ARLINE DUMONT, et al. Plaintiffs
OHIO DEPARTMENT OF TRANSPORTATION Defendant
S.C. reporter 10-1-2001
FRED J. SHOEMAKER Judge
William M. Mattes, Esq. Assistant Attorney General
Anne M. Valentine, Esq. Attorney for Plaintiffs
Fred J. Shoemaker Judge
Plaintiffs, Arline and Gerald Dumont, allege that defendant, Ohio Department of Transportation, was negligent in the placement and maintenance of detour signs thereby creating a nuisance on I-70 in Franklin County, Ohio.
This action was heard on May 13, 1992, on the sole issue of liability. The court has duly considered the evidence and arguments of counsel and renders the following findings of fact and conclusions of law.
On June 12, 1989, Arline Dumont was driving eastbound on I-70 in Columbus, Ohio, with her husband, Gerald Dumont, as a passenger in the front seat. Mrs. DuMont's initial plan was to enter I-270 north. However, it was closed during construction. Arline Dumont then excitedly asked her husband, who was asleep or napping at the time, what to do. He told her to go to the next exit on I-70 (Wilson Road) and then return to I-270 north. When approaching Wilson Road, Arline quickly turned her vehicle to the right to exit in front of a tractor trailer driven by Mr. Robert Sheppard. Her automobile was struck by the tractor trailer.
Plaintiffs' action is framed as a negligence claim against defendant for the improper placement of signs advising the motorists of a detour. The law of negligence requires the plaintiff to prove by a preponderance of the evidence, the existence of a duty, the breach of that duty, and injury resulting proximately therefrom. Strother v. Hutchinson (1981), 67 Ohio St. 2d 282.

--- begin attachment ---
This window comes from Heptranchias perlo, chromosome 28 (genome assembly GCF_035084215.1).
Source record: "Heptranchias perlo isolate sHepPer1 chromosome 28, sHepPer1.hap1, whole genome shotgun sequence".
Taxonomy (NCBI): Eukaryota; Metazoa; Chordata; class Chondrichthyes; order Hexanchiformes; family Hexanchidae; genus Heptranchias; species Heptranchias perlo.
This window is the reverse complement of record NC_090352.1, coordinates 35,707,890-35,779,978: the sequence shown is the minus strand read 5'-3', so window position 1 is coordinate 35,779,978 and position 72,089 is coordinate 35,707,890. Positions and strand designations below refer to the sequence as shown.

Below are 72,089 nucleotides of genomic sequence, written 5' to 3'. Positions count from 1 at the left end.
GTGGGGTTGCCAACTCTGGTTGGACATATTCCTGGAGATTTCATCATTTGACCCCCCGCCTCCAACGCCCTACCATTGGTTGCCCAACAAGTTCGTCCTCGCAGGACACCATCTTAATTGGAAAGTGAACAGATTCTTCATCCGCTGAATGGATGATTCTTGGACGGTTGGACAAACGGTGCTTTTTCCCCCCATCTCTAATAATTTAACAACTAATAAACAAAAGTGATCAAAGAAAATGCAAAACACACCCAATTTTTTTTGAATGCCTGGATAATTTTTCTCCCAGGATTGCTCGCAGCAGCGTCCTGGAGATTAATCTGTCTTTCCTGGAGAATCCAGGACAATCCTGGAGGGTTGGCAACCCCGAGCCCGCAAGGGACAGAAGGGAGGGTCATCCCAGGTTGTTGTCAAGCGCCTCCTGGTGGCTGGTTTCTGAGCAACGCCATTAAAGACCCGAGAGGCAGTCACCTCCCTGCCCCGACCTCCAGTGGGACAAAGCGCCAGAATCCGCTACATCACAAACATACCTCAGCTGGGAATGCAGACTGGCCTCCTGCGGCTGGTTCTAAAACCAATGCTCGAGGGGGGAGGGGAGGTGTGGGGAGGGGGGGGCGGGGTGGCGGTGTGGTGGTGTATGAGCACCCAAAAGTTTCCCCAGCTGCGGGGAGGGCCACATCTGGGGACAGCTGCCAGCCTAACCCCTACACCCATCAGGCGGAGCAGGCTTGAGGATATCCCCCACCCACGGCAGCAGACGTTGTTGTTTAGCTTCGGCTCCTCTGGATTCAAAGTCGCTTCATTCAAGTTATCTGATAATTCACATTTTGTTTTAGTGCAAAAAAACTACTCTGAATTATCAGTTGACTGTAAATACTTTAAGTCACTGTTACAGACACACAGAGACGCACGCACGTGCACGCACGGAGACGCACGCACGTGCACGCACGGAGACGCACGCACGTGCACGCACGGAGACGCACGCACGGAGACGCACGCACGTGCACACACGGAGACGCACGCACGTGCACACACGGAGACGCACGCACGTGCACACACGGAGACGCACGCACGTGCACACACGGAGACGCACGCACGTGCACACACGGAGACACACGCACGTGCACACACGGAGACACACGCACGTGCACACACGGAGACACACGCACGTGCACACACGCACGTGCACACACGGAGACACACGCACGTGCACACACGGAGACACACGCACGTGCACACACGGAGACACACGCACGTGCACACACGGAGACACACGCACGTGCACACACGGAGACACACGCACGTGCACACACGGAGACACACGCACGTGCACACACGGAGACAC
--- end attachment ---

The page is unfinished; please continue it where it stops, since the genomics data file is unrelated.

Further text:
Defendant has a duty to maintain its highways in a reasonably safe condition for the motoring public. Knickel v. Ohio Department of Transportation (1976), 49 Ohio App.2d 335. In conforming to this duty, defendant is required to adopt and utilize a manual with specifications for a uniform system of traffic control devices. R.C. 4511.09. Traffic control devices are defined as "signs, signals, markings, and devices placed or erected for the purpose of regulation, warning, or guiding traffic, including signs denoting names of streets and highways." R.C. 4511.01. The placement and maintenance of traffic control devices are governed by R.C. 4511.10, which provides that, "[t]he department of transportation may place and maintain traffic control devices, conforming to its Manual and specifications, upon all state highways as are necessary ." Defendant has adopted and currently utilizes the "Ohio Manual of Uniform Traffic Control Devices for Streets and Highways" (Manual), which provides the standard by which defendant is to act when using signs to maintain its highways in a reasonably safe condition. Woods v. Beavercreek (1989), 62 Ohio App.3d 468 (citing State, ex rel., Ohio Motorists Assn. v. Masters (1982), 8 Ohio App.3d 123).
Defendant is required to place signs making the driver aware of construction detours in compliance with the Manual. For plaintiffs to prove by a preponderance of the evidence that defendant breached a duty owed them, plaintiffs must show that defendant failed to comply with the Manual.
Section 2E-1 of the Manual provides for the positioning of signs in pertinent part as follows:
Standardization of position cannot always be attained in practice, because signs must in all cases be placed in the most advantageous positions and must be accommodated to highway design and alinement. The general rule is to locate signs on the right-hand side of the roadway, ...